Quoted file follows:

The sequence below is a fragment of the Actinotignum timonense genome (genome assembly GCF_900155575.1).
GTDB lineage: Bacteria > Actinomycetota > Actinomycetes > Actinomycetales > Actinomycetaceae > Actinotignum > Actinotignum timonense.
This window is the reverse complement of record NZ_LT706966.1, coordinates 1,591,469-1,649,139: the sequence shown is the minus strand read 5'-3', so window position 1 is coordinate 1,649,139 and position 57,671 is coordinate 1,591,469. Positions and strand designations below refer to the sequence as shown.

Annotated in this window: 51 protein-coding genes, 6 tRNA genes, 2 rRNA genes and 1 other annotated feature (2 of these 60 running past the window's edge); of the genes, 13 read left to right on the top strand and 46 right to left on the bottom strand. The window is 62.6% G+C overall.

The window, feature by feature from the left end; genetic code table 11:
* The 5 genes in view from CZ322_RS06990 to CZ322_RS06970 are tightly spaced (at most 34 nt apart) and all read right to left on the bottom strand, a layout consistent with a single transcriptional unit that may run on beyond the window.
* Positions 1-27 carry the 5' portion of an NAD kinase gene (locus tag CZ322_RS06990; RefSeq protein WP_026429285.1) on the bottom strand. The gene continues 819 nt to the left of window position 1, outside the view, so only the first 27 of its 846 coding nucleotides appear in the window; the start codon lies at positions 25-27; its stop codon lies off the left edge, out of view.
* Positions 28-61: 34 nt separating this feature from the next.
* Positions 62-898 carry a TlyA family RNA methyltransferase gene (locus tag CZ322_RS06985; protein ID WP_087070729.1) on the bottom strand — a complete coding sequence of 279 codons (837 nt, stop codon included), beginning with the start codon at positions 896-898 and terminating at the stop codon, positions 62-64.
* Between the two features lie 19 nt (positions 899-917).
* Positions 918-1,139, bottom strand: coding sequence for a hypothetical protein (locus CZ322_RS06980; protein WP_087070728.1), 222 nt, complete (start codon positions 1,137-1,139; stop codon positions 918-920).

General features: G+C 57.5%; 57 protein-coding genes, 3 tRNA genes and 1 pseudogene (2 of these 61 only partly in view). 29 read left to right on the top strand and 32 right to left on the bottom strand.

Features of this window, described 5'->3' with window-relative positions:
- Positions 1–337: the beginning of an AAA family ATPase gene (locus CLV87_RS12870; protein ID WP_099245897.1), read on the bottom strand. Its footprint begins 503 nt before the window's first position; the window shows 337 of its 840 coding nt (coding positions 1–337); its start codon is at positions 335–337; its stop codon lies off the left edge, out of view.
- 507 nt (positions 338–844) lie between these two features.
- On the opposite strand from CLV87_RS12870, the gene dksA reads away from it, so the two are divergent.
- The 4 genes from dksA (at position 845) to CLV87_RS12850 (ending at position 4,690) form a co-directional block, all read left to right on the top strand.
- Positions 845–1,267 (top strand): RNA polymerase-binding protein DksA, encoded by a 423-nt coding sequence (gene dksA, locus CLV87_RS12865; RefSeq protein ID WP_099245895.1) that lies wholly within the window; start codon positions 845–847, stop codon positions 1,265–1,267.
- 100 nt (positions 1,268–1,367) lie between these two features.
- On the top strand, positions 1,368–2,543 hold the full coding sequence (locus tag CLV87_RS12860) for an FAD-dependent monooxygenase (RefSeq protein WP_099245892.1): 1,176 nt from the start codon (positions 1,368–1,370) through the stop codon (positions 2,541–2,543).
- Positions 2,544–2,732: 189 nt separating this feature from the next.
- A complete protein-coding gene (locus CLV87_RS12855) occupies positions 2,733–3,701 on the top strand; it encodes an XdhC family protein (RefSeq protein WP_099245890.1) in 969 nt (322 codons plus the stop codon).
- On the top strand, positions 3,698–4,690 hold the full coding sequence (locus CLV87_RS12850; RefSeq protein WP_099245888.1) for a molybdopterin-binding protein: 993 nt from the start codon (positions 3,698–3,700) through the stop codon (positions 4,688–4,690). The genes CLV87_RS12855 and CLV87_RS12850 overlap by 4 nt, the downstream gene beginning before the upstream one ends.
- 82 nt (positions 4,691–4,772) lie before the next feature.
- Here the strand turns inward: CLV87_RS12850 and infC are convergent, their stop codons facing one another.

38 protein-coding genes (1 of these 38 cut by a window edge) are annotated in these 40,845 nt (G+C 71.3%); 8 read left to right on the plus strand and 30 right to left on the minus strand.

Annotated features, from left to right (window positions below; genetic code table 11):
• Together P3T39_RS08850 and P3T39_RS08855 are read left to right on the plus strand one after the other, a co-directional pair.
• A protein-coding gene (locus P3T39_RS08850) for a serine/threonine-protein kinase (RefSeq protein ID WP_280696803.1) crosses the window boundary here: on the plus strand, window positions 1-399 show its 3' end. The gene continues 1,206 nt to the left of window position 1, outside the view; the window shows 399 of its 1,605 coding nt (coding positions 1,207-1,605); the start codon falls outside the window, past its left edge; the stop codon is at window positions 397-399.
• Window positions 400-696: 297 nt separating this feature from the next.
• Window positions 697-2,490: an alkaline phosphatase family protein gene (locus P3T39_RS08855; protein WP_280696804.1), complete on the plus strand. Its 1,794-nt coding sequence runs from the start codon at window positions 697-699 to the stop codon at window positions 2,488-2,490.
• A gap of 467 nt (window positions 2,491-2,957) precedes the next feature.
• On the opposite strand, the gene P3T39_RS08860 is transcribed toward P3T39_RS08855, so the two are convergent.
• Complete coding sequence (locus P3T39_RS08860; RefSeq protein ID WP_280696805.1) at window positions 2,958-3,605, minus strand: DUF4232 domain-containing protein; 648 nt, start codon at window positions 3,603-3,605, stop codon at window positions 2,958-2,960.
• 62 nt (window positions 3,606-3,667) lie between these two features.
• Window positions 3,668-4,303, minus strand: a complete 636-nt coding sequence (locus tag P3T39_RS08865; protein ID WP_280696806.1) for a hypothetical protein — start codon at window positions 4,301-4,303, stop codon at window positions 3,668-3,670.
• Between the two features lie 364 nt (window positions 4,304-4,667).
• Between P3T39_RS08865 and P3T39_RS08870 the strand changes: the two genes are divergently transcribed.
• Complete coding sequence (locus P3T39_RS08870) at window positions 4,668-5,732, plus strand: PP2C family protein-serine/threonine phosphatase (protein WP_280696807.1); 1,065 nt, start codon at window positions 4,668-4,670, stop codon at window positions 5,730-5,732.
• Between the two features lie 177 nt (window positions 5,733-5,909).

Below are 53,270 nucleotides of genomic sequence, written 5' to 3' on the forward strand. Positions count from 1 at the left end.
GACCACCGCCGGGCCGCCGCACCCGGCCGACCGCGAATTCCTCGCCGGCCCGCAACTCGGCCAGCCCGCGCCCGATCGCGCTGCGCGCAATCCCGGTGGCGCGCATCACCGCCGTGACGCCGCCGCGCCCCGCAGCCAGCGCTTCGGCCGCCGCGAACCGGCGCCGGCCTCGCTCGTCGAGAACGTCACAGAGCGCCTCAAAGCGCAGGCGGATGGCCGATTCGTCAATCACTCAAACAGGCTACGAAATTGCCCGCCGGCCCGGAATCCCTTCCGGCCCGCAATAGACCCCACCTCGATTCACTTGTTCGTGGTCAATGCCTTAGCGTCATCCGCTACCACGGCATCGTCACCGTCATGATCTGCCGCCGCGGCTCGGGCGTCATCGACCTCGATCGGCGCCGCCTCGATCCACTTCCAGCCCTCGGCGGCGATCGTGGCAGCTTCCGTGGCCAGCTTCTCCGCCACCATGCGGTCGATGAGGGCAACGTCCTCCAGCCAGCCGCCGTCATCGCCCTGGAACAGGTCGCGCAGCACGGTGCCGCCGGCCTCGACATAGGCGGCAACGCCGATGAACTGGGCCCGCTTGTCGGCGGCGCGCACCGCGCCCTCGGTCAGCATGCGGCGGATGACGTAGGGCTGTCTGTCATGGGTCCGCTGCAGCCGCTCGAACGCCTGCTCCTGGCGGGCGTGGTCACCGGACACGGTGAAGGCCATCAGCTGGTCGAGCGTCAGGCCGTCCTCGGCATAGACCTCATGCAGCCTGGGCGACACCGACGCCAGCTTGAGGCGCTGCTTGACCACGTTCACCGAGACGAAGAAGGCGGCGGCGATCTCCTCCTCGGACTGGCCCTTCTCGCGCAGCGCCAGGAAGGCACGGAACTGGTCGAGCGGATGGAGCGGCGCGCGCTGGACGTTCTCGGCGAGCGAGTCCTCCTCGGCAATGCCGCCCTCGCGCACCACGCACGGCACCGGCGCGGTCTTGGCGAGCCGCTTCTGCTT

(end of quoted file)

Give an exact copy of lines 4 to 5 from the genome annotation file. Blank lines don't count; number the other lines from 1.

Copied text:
Annotated in this window: 51 protein-coding genes, 6 tRNA genes, 2 rRNA genes and 1 other annotated feature (2 of these 60 running past the window's edge); of the genes, 13 read left to right on the top strand and 46 right to left on the bottom strand. The window is 62.6% G+C overall.

The window, feature by feature from the left end; genetic code table 11: